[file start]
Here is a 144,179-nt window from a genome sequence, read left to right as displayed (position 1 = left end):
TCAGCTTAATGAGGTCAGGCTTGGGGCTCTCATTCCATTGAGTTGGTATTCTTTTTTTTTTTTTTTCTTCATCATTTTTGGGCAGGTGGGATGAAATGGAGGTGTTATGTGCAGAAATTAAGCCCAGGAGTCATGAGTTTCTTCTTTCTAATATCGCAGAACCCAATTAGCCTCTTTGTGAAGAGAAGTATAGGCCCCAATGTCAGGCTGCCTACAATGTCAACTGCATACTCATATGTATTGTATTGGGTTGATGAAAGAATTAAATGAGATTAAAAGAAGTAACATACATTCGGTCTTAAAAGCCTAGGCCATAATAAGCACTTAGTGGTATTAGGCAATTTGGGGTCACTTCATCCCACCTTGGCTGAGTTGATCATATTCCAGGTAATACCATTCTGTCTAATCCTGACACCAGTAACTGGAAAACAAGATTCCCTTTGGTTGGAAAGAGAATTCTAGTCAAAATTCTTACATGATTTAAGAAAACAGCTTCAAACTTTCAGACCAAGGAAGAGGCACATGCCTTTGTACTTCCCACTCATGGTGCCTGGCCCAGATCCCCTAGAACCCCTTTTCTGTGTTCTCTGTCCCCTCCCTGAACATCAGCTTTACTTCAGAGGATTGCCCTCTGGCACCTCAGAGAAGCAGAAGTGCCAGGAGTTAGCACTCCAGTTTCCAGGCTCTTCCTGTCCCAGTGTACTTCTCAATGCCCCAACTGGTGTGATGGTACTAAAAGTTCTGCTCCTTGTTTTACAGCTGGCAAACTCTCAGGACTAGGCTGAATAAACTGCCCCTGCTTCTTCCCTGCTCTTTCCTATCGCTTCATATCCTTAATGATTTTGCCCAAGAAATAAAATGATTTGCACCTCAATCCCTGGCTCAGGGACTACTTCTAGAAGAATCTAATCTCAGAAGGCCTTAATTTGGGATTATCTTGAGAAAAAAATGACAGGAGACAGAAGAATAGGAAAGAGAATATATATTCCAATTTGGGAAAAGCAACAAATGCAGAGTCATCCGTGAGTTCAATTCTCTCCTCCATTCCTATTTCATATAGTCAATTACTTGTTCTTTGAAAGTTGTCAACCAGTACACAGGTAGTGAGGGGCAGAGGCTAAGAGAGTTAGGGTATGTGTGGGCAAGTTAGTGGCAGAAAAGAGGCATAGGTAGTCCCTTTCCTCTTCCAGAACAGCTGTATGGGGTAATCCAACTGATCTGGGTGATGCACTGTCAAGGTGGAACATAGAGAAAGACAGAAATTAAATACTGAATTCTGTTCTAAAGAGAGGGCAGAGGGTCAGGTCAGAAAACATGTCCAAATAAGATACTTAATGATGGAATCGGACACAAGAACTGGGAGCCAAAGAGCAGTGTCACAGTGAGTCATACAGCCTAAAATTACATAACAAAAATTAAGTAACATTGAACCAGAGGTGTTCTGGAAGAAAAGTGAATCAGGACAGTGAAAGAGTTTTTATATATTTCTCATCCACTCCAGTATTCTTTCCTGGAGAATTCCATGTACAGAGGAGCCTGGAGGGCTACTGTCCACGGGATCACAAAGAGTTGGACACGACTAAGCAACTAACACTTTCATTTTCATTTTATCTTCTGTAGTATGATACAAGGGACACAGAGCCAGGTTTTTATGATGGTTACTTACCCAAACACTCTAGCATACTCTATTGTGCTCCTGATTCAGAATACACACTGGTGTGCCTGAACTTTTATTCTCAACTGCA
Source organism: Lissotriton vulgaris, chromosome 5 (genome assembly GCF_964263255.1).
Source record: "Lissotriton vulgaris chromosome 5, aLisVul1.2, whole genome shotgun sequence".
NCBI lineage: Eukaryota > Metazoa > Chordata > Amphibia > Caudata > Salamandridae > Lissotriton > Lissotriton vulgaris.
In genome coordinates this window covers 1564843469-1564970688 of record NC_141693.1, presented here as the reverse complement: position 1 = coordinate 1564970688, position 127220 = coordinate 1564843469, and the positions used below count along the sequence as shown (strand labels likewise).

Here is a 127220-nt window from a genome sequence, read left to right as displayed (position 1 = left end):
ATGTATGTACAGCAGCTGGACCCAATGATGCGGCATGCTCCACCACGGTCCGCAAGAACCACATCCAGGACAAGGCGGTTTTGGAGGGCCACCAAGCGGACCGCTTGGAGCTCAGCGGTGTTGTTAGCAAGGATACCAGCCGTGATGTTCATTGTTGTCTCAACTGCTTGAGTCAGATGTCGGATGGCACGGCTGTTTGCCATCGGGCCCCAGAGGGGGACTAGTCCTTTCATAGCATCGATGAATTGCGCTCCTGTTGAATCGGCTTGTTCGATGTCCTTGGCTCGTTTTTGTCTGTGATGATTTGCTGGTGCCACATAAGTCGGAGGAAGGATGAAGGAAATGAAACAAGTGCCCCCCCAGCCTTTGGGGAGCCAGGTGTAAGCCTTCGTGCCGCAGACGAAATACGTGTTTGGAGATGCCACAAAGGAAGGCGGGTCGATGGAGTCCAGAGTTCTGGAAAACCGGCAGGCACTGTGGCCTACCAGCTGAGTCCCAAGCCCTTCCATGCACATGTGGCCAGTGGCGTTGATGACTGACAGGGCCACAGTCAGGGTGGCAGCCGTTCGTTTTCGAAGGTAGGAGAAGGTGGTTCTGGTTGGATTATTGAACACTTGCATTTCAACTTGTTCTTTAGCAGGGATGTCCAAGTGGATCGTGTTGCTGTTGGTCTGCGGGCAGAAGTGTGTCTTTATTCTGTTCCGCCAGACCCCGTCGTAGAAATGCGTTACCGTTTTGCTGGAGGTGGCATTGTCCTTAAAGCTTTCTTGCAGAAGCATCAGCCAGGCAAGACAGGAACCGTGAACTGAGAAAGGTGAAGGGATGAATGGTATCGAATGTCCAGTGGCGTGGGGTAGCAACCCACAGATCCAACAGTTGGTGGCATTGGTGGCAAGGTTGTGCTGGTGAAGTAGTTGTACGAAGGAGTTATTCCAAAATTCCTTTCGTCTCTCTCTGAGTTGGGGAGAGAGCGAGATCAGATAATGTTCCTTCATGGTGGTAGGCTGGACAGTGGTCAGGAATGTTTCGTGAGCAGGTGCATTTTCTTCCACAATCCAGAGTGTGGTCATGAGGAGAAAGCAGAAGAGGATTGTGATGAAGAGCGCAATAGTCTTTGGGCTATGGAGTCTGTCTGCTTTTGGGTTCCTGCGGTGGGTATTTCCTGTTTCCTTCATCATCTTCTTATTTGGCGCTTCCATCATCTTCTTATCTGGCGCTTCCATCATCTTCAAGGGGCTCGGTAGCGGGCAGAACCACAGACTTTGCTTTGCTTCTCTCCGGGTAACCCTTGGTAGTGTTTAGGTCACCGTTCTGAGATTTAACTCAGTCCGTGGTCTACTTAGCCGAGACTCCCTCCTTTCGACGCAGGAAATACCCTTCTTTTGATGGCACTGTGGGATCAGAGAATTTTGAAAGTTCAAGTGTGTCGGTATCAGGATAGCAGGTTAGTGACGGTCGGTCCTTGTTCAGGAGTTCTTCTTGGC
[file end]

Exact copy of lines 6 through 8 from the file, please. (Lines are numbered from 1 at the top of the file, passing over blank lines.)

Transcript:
In genome coordinates this window covers 1564843469-1564970688 of record NC_141693.1, presented here as the reverse complement: position 1 = coordinate 1564970688, position 127220 = coordinate 1564843469, and the positions used below count along the sequence as shown (strand labels likewise).

Here is a 127220-nt window from a genome sequence, read left to right as displayed (position 1 = left end):
ATGTATGTACAGCAGCTGGACCCAATGATGCGGCATGCTCCACCACGGTCCGCAAGAACCACATCCAGGACAAGGCGGTTTTGGAGGGCCACCAAGCGGACCGCTTGGAGCTCAGCGGTGTTGTTAGCAAGGATACCAGCCGTGATGTTCATTGTTGTCTCAACTGCTTGAGTCAGATGTCGGATGGCACGGCTGTTTGCCATCGGGCCCCAGAGGGGGACTAGTCCTTTCATAGCATCGATGAATTGCGCTCCTGTTGAATCGGCTTGTTCGATGTCCTTGGCTCGTTTTTGTCTGTGATGATTTGCTGGTGCCACATAAGTCGGAGGAAGGATGAAGGAAATGAAACAAGTGCCCCCCCAGCCTTTGGGGAGCCAGGTGTAAGCCTTCGTGCCGCAGACGAAATACGTGTTTGGAGATGCCACAAAGGAAGGCGGGTCGATGGAGTCCAGAGTTCTGGAAAACCGGCAGGCACTGTGGCCTACCAGCTGAGTCCCAAGCCCTTCCATGCACATGTGGCCAGTGGCGTTGATGACTGACAGGGCCACAGTCAGGGTGGCAGCCGTTCGTTTTCGAAGGTAGGAGAAGGTGGTTCTGGTTGGATTATTGAACACTTGCATTTCAACTTGTTCTTTAGCAGGGATGTCCAAGTGGATCGTGTTGCTGTTGGTCTGCGGGCAGAAGTGTGTCTTTATTCTGTTCCGCCAGACCCCGTCGTAGAAATGCGTTACCGTTTTGCTGGAGGTGGCATTGTCCTTAAAGCTTTCTTGCAGAAGCATCAGCCAGGCAAGACAGGAACCGTGAACTGAGAAAGGTGAAGGGATGAATGGTATCGAATGTCCAGTGGCGTGGGGTAGCAACCCACAGATCCAACAGTTGGTGGCATTGGTGGCAAGGTTGTGCTGGTGAAGTAGTTGTACGAAGGAGTTATTCCAAAATTCCTTTCGTCTCTCTCTGAGTTGGGGAGAGAGCGAGATCAGATAATGTTCCTTCATGGTGGTAGGCTGGACAGTGGTCAGGAATGTTTCGTGAGCAGGTGCATTTTCTTCCACAATCCAGAGTGTGGTCATGAGGAGAAAGCAGAAGAGGATTGTGATGAAGAGCGCAATAGTCTTTGGGCTATGGAGTCTGTCTGCTTTTGGGTTCCTGCGGTGGGTATTTCCTGTTTCCTTCATCATCTTCTTATTTGGCGCTTCCATCATCTTCTTATCTGGCGCTTCCATCATCTTCAAGGGGCTCGGTAGCGGGCAGAACCACAGACTTTGCTTTGCTTCTCTCCGGGTAACCCTTGGTAGTGTTTAGGTCACCGTTCTGAGATTTAACTCAGTCCGTGGTCTACTTAGCCGAGACTCCCTCCTTTCGACGCAGGAAATACCCTTCTTTTGATGGCACTGTGGGATCAGAGAATTTTGAAAGTTCAAGTGTGTCGGTATCAGGATAGCAGGTTAGTGACGGTCGGTCCTTGTTCAGGAGTTCTTCTTGGC